Wildfire creeps closer to N.M. nuclear weapons laboratory

June 30, 2011 1 comment

freep

A helicopter flies over the Los Alamos Laboratory on Wednesday as smoke rises from the Las Conchas fire in Los Alamos, N.M. Scientists are sampling the air, looking for chemicals and radiological materials.

 A helicopter flies over the Los Alamos Laboratory on Wednesday as smoke rises from the Las Conchas fire in Los Alamos, N.M. Scientists are sampling the air, looking for chemicals and radiological materials. / JAE C. HONG/Associated Press

 

BY P. SOLOMON BANDA AND SUSAN MONTOYA BRYAN

LOS ALAMOS, N.M. — The U.S. government sent a plane equipped with radiation monitors over the Los Alamos nuclear laboratory Wednesday as a 110-square-mile wildfire burned at its doorstep, putting thousands of scientific experiments on hold for days.

Lab authorities described the monitoring as a precaution, and they, along with outside experts on nuclear engineering, expressed confidence that the blaze would Read more…

Contaminated Fluid Spills From Japanese Nuclear Plant

June 28, 2011 Comments off

globalsecuritynewswire

Roughly 15 tons of radiation-tainted fluid has escaped into the earth from a container at Japan’s Fukushima Daiichi nuclear power plant, the nation’s Nuclear and Industrial Safety Agency said on Tuesday (see GSN, June 27).

Plant operator Tokyo Electric Power indicated it was looking into the source of a container rupture, which was discovered on Tuesday and then patched, Reuters reported.

Plant personnel have battled to prevent radioactive contaminants from escaping the six-reactor Fukushima facility following a March 11 earthquake and tsunami that left more than 20,000 people dead or missing in Japan. Radiation releases on a level not seen since the 1986 Chernobyl disaster have already forced the evacuation of about 80,000 residents from a 12-mile ring around the facility.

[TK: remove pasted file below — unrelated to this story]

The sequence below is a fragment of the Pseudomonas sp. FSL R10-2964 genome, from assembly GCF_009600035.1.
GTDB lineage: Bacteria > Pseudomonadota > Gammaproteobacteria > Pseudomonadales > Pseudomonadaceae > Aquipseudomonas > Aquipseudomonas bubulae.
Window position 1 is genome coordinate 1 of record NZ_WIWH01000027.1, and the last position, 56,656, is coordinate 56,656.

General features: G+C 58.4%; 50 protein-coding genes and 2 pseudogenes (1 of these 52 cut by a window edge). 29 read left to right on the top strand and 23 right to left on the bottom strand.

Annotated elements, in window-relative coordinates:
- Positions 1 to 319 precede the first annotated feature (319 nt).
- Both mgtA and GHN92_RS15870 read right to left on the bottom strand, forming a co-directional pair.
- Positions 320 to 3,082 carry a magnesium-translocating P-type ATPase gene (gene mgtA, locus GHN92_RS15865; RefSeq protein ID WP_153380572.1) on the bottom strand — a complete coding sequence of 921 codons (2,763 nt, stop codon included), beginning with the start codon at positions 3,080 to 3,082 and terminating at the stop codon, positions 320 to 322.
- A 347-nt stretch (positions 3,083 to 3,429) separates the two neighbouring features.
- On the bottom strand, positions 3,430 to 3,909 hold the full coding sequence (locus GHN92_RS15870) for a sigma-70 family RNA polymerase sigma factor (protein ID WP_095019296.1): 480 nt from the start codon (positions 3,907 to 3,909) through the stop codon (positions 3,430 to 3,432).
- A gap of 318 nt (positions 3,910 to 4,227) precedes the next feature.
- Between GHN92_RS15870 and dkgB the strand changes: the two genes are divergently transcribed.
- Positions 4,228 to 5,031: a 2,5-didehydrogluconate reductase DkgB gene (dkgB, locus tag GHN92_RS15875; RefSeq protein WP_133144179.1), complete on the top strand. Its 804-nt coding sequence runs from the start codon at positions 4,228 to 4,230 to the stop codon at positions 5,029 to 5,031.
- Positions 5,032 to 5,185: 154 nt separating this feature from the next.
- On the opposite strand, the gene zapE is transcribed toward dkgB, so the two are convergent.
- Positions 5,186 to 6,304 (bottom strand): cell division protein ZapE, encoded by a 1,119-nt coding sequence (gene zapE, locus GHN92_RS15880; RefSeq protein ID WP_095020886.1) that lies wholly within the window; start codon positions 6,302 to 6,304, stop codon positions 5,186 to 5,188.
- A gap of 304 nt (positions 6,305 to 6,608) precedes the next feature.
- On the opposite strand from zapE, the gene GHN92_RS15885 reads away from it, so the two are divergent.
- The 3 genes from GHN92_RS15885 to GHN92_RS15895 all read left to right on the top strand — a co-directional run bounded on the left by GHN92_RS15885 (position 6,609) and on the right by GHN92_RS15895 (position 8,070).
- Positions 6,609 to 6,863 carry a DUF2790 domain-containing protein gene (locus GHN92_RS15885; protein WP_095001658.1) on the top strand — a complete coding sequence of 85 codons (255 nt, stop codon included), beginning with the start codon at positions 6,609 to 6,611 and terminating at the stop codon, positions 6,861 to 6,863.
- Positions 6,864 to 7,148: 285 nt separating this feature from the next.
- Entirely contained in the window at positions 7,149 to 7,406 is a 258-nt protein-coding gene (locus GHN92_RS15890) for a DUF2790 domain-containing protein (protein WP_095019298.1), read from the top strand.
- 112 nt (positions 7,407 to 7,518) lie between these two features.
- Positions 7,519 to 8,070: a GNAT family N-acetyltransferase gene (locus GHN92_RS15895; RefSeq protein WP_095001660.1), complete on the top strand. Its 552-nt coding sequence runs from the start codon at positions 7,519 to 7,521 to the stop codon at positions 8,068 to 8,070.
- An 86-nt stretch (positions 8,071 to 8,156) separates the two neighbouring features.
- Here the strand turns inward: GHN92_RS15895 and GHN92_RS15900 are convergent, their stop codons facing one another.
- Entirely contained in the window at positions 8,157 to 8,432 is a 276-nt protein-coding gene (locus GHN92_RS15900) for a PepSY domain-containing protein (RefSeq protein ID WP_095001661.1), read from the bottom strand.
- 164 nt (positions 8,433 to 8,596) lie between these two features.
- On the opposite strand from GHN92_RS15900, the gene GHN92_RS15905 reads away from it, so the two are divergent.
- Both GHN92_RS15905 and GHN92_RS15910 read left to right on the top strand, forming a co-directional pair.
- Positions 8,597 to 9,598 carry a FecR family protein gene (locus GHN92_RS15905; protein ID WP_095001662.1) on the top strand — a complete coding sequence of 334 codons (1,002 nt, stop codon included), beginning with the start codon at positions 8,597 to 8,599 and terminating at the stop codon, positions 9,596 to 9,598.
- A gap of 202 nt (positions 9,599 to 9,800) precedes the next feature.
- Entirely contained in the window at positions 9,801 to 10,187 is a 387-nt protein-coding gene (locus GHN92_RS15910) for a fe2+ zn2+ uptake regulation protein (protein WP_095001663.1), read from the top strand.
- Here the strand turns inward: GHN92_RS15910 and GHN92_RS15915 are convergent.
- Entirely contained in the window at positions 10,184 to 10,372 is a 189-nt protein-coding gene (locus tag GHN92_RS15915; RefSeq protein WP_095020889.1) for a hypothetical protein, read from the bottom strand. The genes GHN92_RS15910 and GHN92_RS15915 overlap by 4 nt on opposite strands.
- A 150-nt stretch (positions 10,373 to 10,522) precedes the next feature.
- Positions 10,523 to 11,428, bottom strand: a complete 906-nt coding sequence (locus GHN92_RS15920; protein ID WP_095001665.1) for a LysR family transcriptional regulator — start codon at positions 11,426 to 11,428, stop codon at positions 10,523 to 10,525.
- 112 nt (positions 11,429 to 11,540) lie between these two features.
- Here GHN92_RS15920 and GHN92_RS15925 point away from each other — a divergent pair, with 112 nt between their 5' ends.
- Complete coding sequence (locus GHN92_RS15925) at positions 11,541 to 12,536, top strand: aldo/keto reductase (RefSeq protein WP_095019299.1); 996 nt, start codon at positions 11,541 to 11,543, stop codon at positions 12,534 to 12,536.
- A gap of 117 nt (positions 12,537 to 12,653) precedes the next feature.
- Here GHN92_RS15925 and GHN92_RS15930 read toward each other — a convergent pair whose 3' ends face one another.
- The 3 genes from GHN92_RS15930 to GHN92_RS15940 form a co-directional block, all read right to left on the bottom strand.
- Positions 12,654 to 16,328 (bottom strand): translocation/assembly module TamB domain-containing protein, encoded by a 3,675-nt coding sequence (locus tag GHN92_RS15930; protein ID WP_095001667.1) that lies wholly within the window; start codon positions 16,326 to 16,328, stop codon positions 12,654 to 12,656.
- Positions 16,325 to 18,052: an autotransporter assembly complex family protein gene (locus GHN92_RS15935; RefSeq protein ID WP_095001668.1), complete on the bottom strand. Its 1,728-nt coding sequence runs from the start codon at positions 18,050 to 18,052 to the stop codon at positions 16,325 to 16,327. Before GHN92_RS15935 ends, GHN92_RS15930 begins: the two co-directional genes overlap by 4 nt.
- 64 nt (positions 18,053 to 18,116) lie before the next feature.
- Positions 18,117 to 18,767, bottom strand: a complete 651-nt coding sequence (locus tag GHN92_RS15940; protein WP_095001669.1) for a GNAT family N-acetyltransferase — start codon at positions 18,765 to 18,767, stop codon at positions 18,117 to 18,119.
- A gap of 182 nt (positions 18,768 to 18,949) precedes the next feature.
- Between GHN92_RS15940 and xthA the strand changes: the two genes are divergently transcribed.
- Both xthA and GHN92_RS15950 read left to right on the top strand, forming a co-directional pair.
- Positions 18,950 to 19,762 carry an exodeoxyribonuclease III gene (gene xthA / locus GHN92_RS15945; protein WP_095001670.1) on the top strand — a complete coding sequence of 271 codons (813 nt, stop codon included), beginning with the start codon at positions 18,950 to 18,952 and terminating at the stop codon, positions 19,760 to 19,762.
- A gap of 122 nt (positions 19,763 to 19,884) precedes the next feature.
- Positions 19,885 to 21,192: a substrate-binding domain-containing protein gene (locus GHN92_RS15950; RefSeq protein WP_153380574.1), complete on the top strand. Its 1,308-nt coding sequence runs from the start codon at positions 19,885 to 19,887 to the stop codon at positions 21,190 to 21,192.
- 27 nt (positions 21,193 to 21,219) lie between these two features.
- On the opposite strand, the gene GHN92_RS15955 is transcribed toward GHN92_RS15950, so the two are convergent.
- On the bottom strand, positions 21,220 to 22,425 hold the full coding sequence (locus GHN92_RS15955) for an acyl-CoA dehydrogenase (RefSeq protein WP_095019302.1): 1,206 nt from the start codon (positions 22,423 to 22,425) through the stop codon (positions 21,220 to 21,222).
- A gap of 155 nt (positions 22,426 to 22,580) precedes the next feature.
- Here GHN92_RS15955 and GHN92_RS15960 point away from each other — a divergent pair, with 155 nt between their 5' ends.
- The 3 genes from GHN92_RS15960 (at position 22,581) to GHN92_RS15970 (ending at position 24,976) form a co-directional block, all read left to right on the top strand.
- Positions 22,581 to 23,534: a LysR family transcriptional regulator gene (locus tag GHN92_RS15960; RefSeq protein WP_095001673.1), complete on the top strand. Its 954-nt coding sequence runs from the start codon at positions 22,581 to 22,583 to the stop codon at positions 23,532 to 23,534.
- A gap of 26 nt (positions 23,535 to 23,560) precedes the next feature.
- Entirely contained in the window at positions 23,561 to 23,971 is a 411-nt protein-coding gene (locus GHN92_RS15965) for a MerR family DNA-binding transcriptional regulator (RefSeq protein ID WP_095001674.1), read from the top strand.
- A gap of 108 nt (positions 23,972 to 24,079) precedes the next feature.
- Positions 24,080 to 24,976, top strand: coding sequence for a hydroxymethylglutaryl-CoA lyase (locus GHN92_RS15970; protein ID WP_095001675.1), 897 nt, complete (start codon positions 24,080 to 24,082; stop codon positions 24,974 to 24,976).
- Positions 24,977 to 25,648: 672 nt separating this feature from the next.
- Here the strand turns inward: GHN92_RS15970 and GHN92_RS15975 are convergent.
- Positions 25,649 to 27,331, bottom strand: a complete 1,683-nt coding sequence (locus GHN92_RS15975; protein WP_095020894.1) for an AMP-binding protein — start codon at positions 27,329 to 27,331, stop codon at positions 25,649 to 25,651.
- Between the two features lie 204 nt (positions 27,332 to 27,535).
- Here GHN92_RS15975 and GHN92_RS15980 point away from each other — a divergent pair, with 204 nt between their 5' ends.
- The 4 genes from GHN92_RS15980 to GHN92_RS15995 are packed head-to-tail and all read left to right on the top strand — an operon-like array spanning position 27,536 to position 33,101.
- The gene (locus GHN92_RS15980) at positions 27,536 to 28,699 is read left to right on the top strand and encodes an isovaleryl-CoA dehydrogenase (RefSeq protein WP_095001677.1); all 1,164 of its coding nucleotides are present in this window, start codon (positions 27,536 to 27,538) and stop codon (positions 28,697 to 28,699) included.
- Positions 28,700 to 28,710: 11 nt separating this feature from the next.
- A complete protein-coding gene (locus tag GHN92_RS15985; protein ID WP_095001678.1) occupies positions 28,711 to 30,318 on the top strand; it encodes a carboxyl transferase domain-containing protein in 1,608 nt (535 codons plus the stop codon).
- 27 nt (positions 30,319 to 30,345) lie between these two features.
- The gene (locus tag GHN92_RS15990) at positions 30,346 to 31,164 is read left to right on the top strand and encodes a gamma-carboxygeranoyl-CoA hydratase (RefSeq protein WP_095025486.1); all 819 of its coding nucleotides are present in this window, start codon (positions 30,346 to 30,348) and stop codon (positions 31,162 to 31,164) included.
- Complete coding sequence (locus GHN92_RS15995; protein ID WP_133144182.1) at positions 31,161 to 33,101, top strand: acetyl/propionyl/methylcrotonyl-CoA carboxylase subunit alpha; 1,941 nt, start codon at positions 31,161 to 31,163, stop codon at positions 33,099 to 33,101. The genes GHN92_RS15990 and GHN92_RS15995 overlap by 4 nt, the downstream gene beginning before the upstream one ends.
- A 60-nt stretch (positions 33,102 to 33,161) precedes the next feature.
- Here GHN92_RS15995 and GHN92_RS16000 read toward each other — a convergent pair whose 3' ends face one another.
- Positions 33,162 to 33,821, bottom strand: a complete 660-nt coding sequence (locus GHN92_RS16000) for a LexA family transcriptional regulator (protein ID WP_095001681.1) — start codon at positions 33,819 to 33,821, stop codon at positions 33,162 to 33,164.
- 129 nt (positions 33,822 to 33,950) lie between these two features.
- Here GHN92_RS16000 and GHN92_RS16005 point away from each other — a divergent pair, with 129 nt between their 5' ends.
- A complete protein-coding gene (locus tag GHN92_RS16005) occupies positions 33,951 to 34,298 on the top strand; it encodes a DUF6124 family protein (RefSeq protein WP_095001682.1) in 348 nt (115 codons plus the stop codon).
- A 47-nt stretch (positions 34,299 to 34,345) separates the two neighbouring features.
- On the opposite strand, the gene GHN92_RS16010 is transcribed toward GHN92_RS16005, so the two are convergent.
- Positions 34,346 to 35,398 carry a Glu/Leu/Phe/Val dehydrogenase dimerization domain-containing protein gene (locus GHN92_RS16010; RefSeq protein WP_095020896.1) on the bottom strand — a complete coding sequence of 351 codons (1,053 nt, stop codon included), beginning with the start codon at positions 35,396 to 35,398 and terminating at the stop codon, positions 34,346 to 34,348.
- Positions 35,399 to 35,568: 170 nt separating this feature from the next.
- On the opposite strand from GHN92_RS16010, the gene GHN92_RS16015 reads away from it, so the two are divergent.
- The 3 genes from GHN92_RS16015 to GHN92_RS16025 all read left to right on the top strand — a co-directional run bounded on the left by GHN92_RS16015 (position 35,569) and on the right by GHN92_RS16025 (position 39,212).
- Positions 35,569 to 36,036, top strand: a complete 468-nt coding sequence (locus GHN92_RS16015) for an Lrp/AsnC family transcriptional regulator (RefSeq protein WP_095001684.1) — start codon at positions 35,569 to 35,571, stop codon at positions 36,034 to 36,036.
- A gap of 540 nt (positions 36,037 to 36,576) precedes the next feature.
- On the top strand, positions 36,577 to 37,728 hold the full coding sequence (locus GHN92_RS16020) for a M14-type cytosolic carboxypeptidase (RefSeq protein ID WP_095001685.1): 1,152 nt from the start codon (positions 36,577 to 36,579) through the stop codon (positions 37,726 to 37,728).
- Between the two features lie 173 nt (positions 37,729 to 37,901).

Separately, workers on Tuesday resumed operation of equipment deployed recently at the site for treating contaminated liquid, Tokyo Electric Power representative Junichi Matsumoto said.

The firm has pumped water into the facility on an ongoing basis in an effort to cool components, resulting in Read more…

Washington State on Alert For Radioactive Material Smuggling

June 23, 2011 Comments off

globalsecuritynewswire

Law enforcement officials from port communities in Washington state on Tuesday received training in detecting smuggled radiation sources in accordance with federal efforts to prevent a potential nuclear or radiological “dirty bomb” attack, the Kitsap Sun reported (see GSN, June 21).

More than 20 first response entities in the Puget Sound region are using federal funds to acquire sensors to help them scan for radioactive materials that could be carried on boats moving through the waterway.

Bainbridge Island and Port Orchard police officers received training in the use of the detection equipment at the Port Orchard marina. Police vessels from the two jurisdictions have also been equipped with expensive high-tech neutron and gamma ray sensors.

The drill involved the placement of innocuous radioactive isotopes on board two ships. The police officers had to use their newly provided technology to locate the materials.

“The most critical part is detecting it,” said Tim Quinton, a project manager at the Pacific Northwest National Laboratory, which provided one of the vessels used in Tuesday’s training.

Portable Radioactive Isotope Identification Devices, at a cost of $28,000 each, would then be used to identify the specific kind of source and how much radiation it was emitting.

Officers from the two agencies have also been provided with Personal Radiation Detectors that resemble pagers and come with a $2,400 price tag. Officers often use the devices while patrolling by land.

“Anything you can find on water, you could find on land, too,” said Port Orchard police Sgt. Trey Holden (Josh Farley, Kitsap Sun/Seattle Times, June 23).